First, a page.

BY DIANE BUSH
For twenty years, I have made a career out of commenting on American culture through observation of television content. The multimedia body of work that has emerged, 500 Channels, can best be defined as cultural or political satire. The name refers to the fact that just 20 years ago, the idea that we might one day have more than 500 television channels was nothing more than a dream.
My technique is simple, and involves no digital alteration. I shoot with a macro lens held at an angle, close to the TV screen, using the widest aperture for a shallow depth of field and maximum distortion, and keeping the shutter speed at a fifteenth of a second to avoid scan lines. The faces in the photographs—mostly those of news reporters, TV anchors and their guests—appear distorted. Only a small area of the screen appears in sharp focus; the rest of the image drifts into soft focus.
Various projects have emerged from my experimentation with this technique, including ones on both the Gulf War (Suppose they Gave a War and Nobody had Cable?), and the Iraq War (Warheads). In Warheads, I chose to re-use many of the images I had created for the Gulf War series that attacked the subject of media censorship. But increased violence from local car, roadside, and suicide bombings has added a different dimension to the Iraq War. Wanting to create new images, and being an avid recycler, I decided I needed to somehow distress my existing prints. My first attempt was with razor blades; I tried to score the surface of the prints and peel back layers, to expose the white underneath. Another involved painting on top of the prints, which I knew other photographers had successfully done.
Ultimately, I remembered how much I loved using bleach on my black and white work. Throwing bleach on the photographs, I discovered, revealed emulsion layers of red, orange, yellow, and white—appropriately, the colors of heat and fire—and gave the illusion of a violent explosion.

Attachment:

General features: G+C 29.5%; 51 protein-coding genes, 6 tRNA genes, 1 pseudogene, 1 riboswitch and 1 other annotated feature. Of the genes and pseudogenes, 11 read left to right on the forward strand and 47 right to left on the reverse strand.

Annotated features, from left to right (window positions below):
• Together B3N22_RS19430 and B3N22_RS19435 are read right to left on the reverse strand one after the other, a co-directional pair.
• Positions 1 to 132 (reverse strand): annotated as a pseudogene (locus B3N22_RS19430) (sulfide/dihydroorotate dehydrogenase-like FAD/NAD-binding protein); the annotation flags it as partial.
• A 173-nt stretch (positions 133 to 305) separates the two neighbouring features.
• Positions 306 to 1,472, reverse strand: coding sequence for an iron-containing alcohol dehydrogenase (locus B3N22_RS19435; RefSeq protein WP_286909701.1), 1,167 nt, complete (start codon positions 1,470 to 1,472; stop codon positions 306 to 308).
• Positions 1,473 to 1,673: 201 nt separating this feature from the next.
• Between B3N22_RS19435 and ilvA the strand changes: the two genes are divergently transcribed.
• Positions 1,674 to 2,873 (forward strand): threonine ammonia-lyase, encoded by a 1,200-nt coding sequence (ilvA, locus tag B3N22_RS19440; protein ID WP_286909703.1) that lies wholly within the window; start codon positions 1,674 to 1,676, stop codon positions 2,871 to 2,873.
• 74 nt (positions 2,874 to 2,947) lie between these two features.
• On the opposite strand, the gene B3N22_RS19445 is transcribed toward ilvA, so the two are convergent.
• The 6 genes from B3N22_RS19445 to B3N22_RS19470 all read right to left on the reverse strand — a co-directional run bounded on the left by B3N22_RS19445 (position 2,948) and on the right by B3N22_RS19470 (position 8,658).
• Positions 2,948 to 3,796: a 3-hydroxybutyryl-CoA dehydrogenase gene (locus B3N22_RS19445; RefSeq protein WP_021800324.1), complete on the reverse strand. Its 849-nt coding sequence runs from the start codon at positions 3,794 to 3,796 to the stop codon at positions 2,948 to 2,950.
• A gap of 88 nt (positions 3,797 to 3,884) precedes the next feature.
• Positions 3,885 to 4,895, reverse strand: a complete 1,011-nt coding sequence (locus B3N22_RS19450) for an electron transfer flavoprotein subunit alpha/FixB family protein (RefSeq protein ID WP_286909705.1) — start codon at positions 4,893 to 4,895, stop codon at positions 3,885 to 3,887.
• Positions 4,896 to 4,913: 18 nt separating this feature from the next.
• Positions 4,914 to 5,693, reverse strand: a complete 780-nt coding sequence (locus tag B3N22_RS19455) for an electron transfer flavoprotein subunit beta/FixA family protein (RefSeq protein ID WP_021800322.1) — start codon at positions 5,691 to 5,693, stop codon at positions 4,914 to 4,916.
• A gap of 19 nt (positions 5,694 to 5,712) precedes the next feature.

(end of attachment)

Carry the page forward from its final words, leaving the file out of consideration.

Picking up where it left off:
Through experimentation, I determined that it was necessary to wash off the bleach before seeing the results; if it remained on the print for an extended length of time, only white would appear. I also found that using the bleach on dark areas revealed the best colors. The surface of the print became dull where the bleach hit, but also gave it a sort of etched look that I liked. Second attempts usually destroyed the spontaneous look of the first throw. What surprised me the most was how perfectly flat the paper air-dried, whether mounted or not.
The finished images are mounted on unframed board and arranged on the walls, clustered tightly together in groups. The effect is meant to mimic a bank of TV monitors, similar to a TV network control room.
The “warheads” that report on the war do so, for the most part, from the safety of their TV studios. These images show the white media elite, politicians and others, being exposed to an imagined physical overlay of fire and mayhem. My hope is that seeing these images will shock people, even slightly, and remind them of the security blanket we are wrapped in here, thousands of miles from the battlefield. Maybe it will also remind us of the death toll still being tallied.
Diane Bush has her MFA from SUNY Buffalo. She has been working as a photographer for nearly forty years, and her work has been exhibited and published both nationally and internationally. Her newest book, Warheads, was published in 2006. Bush and her husband, the artist Steve Baskin, have been collaborating on various art projects for over 20 years. Their most recent exhibit, “Permission to Speak Freely,” was on display from August 3-30 at the Contemporary Arts Collective in Las Vegas. She can be reached at firstname.lastname@example.org, and found online at dianebush.net.